Nemo Arms of Montana stopped by the shop to show us the newest OMEN .300 Win Mag that they are producing. We are very excited to be offering this rifle and look forward to spending some more time on the range with it. Backstory on NEMO is as follows:
The roots of NEMO date back to the 1980s when MG Paul Vallely became one of the first two candidates for the position of Assistant Secretary of Defense for Special Operations and Low Intensity Conflict (SOLIC) provided for under new legislation, which lead to the creation of Joint Special Operations Command in 1988. MG Vallely was also involved with the staff study for Army Special Operations examining structure, training, budget and development of new weapons systems for strategic and tactical special operation missions. He has remained committed to developing modern war fighting strategies and has published many articles on the subject of current military and special operation requirements. NEMO is based on his experience and background and the concept of designing and manufacturing of evolving weapon systems. MG Vallely partnered with Kirk Leopold and Clint Walker on individual projects before the group realized its collective resources in military, law enforcement and private sectors – NEMO was born.the shop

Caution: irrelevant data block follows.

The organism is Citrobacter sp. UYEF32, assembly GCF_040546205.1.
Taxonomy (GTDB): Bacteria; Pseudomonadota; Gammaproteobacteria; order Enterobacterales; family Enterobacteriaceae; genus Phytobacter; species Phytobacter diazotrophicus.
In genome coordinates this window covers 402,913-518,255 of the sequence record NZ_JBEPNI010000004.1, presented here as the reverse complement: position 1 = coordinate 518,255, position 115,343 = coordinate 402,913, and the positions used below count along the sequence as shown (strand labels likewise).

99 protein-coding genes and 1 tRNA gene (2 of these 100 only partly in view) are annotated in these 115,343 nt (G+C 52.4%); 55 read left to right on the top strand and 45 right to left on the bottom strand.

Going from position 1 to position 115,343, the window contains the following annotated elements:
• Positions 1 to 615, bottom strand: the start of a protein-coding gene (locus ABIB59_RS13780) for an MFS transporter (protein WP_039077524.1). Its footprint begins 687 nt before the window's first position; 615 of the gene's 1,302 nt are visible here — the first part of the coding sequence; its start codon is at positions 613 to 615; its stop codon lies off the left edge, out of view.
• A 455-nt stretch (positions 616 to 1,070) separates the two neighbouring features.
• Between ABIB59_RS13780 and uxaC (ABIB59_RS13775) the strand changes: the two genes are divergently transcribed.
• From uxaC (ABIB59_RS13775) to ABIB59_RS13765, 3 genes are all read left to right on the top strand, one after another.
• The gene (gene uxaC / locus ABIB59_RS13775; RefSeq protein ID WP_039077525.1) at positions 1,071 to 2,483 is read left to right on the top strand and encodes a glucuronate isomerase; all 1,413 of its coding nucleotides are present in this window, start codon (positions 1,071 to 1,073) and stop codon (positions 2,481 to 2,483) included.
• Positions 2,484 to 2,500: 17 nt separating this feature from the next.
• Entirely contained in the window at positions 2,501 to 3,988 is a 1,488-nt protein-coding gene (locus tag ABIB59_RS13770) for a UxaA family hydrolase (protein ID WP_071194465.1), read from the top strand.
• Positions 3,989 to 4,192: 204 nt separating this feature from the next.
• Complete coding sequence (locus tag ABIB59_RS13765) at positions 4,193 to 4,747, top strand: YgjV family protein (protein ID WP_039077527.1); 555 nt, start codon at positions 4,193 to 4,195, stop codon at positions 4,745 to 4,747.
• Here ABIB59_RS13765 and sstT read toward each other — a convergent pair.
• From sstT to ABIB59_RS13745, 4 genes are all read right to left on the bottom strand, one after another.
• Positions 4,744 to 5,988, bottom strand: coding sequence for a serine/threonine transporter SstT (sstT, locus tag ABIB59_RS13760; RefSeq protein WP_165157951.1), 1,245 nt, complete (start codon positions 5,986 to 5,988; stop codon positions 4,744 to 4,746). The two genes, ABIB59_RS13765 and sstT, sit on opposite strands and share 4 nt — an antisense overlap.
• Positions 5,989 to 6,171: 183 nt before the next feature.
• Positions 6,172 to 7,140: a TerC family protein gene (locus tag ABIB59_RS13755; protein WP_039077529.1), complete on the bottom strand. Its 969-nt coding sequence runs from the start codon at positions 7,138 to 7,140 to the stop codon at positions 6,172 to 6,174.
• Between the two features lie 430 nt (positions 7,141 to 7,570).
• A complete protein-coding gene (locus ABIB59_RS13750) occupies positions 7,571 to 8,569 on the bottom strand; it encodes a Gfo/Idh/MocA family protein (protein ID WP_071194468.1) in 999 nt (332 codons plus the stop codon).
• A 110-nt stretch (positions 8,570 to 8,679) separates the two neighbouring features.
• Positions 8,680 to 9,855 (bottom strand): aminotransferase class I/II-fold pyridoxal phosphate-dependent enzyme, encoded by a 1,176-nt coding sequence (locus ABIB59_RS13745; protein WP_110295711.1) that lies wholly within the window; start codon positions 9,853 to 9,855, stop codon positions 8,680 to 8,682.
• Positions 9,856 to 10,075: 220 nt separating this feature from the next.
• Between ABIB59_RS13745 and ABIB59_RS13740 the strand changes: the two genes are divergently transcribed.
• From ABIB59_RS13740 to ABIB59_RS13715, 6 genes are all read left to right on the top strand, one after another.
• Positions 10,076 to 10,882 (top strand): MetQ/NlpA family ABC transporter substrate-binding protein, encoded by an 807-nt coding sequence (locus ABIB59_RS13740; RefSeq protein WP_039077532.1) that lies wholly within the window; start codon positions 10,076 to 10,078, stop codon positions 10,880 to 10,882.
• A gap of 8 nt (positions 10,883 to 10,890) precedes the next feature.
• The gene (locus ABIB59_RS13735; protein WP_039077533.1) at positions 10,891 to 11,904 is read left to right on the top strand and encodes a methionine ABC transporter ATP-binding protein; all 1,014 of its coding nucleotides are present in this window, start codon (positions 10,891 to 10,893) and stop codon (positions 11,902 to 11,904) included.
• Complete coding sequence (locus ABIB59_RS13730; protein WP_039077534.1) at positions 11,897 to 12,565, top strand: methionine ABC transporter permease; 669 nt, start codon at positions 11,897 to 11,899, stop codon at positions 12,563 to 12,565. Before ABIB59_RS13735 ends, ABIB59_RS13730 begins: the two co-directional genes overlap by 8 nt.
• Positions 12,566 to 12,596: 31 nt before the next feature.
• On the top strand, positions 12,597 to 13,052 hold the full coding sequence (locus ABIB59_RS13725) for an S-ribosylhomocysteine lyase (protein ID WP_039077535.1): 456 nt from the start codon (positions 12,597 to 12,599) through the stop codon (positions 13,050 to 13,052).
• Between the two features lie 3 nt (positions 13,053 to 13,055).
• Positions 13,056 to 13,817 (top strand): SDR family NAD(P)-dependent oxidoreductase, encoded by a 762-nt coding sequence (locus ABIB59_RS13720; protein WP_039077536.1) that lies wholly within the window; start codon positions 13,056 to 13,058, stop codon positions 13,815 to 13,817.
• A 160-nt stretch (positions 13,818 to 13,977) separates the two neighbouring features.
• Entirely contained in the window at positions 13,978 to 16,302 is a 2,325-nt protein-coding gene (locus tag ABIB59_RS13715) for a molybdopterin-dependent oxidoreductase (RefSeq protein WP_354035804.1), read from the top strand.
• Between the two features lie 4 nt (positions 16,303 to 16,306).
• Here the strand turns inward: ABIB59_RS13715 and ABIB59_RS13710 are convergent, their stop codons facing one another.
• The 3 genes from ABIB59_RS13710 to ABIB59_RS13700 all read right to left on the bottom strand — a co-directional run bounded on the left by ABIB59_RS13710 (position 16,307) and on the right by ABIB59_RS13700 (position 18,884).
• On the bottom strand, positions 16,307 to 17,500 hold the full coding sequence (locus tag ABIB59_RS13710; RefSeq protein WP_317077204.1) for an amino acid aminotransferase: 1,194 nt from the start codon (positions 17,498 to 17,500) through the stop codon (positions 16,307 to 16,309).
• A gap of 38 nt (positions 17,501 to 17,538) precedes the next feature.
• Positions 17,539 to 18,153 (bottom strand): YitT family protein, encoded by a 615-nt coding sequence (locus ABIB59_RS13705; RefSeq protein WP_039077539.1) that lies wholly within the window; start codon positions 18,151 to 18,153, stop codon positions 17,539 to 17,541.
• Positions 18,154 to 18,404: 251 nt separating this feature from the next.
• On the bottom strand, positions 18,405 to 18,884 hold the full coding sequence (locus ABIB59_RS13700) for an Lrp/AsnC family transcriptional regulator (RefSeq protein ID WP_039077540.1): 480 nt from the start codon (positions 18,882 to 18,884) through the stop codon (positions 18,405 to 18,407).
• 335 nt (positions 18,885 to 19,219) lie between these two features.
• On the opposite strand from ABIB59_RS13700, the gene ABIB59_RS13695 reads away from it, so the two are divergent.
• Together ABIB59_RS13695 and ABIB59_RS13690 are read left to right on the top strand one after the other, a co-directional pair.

How important is it to have backups of your primary weapons?
According to Wikipedia: “In engineering, redundancy is the duplication of critical components or functions of a system with the intention of increasing reliability of the system, usually in the case of a backup or fail-safe.”
There is nothing more deserving of a backup than a system that protects our lives.
As such, the question then becomes what exactly should we incorporate into our day-to-day carry routine that adds this important layer of backup? Should we carry one gun that is perfectly suited to our needs along with several extra clips of ammo? Or should we carry two guns and a knife?
What about systems to call for help, such as whistles or cell phones? It might seem like a strange question, but should we consider carrying two cell phones?